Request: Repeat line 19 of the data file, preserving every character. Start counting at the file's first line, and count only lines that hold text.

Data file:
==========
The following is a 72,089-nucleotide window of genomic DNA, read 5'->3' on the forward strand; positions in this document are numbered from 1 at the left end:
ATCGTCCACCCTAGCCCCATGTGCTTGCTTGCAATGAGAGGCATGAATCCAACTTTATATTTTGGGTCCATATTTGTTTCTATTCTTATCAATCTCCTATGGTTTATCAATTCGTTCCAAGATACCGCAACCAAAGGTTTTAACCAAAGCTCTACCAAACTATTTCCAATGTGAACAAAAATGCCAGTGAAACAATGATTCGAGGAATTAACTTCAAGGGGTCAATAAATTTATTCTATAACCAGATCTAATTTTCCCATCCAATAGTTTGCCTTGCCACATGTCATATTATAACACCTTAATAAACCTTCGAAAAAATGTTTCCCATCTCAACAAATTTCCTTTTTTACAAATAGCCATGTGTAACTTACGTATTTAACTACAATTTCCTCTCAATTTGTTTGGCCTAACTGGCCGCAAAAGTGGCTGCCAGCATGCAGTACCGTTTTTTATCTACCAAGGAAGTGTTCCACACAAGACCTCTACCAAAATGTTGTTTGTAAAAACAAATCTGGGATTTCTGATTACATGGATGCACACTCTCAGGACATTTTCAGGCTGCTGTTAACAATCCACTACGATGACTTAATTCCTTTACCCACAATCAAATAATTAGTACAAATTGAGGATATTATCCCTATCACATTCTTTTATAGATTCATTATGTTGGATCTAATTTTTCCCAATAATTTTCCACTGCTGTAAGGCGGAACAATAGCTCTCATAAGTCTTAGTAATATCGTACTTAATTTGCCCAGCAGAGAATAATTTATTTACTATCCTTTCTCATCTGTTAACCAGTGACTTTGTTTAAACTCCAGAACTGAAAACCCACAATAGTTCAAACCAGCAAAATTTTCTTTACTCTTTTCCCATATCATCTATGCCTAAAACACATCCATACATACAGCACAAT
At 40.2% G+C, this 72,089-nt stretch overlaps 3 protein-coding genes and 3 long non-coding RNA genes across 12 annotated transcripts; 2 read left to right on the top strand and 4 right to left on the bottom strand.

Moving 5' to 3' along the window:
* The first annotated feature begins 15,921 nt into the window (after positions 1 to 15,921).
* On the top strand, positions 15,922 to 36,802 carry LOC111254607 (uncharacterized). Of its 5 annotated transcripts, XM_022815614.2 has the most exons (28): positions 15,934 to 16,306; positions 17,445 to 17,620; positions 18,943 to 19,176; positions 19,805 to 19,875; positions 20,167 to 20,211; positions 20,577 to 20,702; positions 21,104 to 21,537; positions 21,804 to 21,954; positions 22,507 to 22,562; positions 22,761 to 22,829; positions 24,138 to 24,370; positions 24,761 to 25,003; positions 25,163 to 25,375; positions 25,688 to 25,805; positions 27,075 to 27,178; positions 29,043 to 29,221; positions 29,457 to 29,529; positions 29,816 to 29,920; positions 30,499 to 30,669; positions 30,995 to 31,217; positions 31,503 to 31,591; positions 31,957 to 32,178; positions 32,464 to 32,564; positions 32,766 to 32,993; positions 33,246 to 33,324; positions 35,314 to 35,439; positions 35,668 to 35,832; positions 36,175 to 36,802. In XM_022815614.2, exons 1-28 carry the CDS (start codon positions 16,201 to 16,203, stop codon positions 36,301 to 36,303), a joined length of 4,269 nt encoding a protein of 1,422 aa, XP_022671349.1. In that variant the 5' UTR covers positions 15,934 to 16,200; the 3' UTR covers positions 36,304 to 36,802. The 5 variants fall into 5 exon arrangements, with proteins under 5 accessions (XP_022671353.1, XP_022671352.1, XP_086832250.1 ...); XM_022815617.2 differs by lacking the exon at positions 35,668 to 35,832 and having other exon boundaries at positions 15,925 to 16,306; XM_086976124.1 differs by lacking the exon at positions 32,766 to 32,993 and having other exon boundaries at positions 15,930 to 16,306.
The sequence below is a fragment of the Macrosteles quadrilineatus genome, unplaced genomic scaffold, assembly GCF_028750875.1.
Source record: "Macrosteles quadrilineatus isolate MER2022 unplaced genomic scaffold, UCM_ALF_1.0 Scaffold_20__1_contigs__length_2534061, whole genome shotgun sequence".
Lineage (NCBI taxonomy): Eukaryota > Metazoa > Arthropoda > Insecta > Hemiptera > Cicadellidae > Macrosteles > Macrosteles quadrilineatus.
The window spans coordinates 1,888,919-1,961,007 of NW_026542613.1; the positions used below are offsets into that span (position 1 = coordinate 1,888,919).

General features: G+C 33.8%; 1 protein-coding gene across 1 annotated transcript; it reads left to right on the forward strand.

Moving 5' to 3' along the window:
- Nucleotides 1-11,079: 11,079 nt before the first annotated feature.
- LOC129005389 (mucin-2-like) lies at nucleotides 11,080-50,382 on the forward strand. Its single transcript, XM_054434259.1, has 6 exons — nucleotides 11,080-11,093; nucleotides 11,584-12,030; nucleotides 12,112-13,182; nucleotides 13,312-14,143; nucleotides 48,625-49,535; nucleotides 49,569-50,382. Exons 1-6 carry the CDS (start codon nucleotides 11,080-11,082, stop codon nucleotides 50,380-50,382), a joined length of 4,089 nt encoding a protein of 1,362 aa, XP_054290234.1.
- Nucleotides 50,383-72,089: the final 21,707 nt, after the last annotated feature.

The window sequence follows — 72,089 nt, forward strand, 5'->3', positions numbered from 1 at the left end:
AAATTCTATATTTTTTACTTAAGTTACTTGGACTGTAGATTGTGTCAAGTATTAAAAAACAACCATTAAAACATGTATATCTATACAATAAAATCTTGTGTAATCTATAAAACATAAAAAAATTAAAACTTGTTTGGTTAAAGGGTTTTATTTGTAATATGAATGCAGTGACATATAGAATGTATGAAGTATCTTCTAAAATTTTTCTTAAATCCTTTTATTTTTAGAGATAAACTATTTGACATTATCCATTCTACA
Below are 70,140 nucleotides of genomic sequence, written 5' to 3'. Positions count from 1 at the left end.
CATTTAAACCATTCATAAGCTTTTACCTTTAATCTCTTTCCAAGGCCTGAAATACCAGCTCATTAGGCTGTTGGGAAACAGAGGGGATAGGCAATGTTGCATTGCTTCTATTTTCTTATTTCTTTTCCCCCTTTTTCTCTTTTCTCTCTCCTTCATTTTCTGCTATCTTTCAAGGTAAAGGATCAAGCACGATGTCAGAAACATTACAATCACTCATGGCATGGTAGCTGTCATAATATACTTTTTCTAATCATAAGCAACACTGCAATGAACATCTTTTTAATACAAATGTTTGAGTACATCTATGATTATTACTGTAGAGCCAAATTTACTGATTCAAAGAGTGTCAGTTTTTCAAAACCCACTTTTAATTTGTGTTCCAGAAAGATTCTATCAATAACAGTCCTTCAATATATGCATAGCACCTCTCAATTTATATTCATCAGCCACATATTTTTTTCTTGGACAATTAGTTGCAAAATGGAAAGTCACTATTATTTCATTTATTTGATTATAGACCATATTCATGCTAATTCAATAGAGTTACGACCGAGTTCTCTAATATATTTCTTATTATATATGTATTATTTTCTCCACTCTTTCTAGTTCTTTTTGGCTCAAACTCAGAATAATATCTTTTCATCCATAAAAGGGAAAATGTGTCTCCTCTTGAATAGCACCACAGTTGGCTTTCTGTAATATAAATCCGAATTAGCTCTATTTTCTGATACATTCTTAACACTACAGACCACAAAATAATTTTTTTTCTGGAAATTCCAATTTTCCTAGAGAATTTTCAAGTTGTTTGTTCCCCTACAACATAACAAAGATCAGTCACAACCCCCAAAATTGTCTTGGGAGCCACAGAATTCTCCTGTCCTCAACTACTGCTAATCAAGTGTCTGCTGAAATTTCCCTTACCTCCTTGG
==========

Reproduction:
CATTTAAACCATTCATAAGCTTTTACCTTTAATCTCTTTCCAAGGCCTGAAATACCAGCTCATTAGGCTGTTGGGAAACAGAGGGGATAGGCAATGTTGCATTGCTTCTATTTTCTTATTTCTTTTCCCCCTTTTTCTCTTTTCTCTCTCCTTCATTTTCTGCTATCTTTCAAGGTAAAGGATCAAGCACGATGTCAGAAACATTACAATCACTCATGGCATGGTAGCTGTCATAATATACTTTTTCTAATCATAAGCAACACTGCAATGAACATCTTTTTAATACAAATGTTTGAGTACATCTATGATTATTACTGTAGAGCCAAATTTACTGATTCAAAGAGTGTCAGTTTTTCAAAACCCACTTTTAATTTGTGTTCCAGAAAGATTCTATCAATAACAGTCCTTCAATATATGCATAGCACCTCTCAATTTATATTCATCAGCCACATATTTTTTTCTTGGACAATTAGTTGCAAAATGGAAAGTCACTATTATTTCATTTATTTGATTATAGACCATATTCATGCTAATTCAATAGAGTTACGACCGAGTTCTCTAATATATTTCTTATTATATATGTATTATTTTCTCCACTCTTTCTAGTTCTTTTTGGCTCAAACTCAGAATAATATCTTTTCATCCATAAAAGGGAAAATGTGTCTCCTCTTGAATAGCACCACAGTTGGCTTTCTGTAATATAAATCCGAATTAGCTCTATTTTCTGATACATTCTTAACACTACAGACCACAAAATAATTTTTTTTCTGGAAATTCCAATTTTCCTAGAGAATTTTCAAGTTGTTTGTTCCCCTACAACATAACAAAGATCAGTCACAACCCCCAAAATTGTCTTGGGAGCCACAGAATTCTCCTGTCCTCAACTACTGCTAATCAAGTGTCTGCTGAAATTTCCCTTACCTCCTTGG